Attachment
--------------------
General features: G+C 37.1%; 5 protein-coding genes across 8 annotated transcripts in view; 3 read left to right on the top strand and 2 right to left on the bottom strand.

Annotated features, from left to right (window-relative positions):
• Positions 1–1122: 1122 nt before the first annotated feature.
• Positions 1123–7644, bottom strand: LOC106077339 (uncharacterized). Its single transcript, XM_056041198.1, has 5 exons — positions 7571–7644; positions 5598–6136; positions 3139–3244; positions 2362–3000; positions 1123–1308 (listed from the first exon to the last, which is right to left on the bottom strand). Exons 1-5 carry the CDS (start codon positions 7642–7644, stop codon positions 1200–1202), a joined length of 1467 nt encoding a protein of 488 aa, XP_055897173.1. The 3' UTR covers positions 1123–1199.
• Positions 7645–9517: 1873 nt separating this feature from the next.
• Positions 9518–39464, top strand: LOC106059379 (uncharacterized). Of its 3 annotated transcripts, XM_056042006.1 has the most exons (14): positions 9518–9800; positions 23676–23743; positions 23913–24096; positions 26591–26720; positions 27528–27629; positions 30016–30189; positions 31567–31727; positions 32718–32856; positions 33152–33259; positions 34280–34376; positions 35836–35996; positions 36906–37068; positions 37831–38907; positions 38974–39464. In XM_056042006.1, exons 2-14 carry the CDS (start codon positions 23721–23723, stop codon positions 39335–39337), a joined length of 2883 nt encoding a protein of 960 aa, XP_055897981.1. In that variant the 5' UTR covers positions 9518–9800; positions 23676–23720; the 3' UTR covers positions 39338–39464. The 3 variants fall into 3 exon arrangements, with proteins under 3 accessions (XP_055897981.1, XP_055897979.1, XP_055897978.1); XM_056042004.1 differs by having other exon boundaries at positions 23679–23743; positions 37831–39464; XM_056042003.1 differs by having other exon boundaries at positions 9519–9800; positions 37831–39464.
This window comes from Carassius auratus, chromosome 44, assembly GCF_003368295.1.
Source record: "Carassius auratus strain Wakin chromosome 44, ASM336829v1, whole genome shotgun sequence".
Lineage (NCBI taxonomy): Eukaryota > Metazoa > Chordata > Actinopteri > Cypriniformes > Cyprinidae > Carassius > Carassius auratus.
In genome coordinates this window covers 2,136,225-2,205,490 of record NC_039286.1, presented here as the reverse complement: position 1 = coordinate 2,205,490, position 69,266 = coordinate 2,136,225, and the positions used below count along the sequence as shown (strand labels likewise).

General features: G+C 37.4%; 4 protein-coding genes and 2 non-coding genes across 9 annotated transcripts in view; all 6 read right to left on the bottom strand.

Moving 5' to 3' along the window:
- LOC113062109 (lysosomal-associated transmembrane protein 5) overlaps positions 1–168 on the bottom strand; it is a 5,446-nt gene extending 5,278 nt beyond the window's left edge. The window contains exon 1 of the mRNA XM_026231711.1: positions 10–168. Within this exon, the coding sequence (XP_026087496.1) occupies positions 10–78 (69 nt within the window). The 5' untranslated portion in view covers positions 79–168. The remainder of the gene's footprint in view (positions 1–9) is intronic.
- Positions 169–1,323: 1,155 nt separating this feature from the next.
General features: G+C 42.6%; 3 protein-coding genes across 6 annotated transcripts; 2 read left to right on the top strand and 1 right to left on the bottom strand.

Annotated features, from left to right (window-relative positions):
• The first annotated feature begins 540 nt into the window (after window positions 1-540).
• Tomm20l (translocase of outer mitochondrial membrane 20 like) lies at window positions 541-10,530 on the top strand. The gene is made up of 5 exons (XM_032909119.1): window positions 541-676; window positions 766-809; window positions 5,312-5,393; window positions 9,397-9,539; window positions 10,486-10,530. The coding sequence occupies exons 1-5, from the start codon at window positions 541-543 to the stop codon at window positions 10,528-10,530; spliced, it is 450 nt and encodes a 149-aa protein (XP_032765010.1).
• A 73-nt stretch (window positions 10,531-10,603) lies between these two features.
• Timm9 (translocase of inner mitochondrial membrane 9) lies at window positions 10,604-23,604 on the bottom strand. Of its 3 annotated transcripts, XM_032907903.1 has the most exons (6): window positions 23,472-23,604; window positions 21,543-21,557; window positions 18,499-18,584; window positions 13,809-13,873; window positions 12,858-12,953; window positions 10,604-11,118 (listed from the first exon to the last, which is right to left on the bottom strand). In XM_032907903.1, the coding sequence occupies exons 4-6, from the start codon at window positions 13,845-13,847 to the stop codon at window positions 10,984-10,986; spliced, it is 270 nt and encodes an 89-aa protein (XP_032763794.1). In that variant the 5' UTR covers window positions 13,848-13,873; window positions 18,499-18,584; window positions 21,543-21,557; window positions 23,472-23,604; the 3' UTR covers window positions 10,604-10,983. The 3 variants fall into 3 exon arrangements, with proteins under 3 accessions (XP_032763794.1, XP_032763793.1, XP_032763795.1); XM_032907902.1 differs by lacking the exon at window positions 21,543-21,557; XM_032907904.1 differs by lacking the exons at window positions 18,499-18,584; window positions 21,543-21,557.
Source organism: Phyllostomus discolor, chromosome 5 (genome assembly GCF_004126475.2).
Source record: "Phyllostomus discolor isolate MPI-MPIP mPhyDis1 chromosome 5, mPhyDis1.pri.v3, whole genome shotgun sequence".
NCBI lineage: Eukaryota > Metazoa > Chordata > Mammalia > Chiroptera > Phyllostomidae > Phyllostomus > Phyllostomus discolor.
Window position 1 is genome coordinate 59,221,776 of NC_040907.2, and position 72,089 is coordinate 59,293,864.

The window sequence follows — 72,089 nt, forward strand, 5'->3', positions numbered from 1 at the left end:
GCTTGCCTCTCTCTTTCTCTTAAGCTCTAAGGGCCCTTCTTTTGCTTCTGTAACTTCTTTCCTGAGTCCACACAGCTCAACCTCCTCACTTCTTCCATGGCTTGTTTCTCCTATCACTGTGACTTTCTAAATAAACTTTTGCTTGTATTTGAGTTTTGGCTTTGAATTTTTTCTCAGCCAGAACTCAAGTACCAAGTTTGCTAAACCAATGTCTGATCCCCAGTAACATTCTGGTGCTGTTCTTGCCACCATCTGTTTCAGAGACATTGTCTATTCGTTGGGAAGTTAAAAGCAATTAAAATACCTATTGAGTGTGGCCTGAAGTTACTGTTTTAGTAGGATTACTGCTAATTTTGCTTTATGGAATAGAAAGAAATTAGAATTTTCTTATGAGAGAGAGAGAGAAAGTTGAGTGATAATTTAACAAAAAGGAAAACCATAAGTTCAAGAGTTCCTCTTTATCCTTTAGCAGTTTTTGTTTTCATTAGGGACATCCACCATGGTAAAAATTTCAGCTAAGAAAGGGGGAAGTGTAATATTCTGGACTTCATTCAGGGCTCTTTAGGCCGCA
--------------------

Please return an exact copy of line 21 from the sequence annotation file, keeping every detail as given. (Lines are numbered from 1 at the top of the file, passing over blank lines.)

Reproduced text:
Source organism: Phyllostomus discolor, chromosome 5 (genome assembly GCF_004126475.2).